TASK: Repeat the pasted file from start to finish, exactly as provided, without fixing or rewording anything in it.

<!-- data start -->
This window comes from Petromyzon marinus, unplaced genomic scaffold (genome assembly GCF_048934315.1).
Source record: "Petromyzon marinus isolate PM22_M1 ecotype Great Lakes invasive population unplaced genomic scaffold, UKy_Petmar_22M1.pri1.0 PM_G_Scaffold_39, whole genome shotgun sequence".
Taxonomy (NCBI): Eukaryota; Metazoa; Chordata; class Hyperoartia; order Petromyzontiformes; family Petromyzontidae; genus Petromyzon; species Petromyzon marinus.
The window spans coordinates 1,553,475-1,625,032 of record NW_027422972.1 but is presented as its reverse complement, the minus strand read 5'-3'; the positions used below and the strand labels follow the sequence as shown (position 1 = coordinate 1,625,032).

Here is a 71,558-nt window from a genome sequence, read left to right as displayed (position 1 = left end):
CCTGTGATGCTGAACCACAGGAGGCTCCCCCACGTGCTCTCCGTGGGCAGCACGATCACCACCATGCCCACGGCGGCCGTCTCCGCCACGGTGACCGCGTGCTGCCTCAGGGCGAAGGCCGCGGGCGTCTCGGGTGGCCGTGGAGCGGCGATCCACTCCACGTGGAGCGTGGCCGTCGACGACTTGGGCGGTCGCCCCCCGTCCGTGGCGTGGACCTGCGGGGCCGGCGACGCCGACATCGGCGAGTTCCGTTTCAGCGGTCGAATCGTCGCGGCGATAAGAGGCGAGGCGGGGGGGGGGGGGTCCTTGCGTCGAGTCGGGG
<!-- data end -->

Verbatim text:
This window comes from Petromyzon marinus, unplaced genomic scaffold (genome assembly GCF_048934315.1).
Source record: "Petromyzon marinus isolate PM22_M1 ecotype Great Lakes invasive population unplaced genomic scaffold, UKy_Petmar_22M1.pri1.0 PM_G_Scaffold_39, whole genome shotgun sequence".
Taxonomy (NCBI): Eukaryota; Metazoa; Chordata; class Hyperoartia; order Petromyzontiformes; family Petromyzontidae; genus Petromyzon; species Petromyzon marinus.
The window spans coordinates 1,553,475-1,625,032 of record NW_027422972.1 but is presented as its reverse complement, the minus strand read 5'-3'; the positions used below and the strand labels follow the sequence as shown (position 1 = coordinate 1,625,032).

Here is a 71,558-nt window from a genome sequence, read left to right as displayed (position 1 = left end):
CCTGTGATGCTGAACCACAGGAGGCTCCCCCACGTGCTCTCCGTGGGCAGCACGATCACCACCATGCCCACGGCGGCCGTCTCCGCCACGGTGACCGCGTGCTGCCTCAGGGCGAAGGCCGCGGGCGTCTCGGGTGGCCGTGGAGCGGCGATCCACTCCACGTGGAGCGTGGCCGTCGACGACTTGGGCGGTCGCCCCCCGTCCGTGGCGTGGACCTGCGGGGCCGGCGACGCCGACATCGGCGAGTTCCGTTTCAGCGGTCGAATCGTCGCGGCGATAAGAGGCGAGGCGGGGGGGGGGGGGTCCTTGCGTCGAGTCGGGG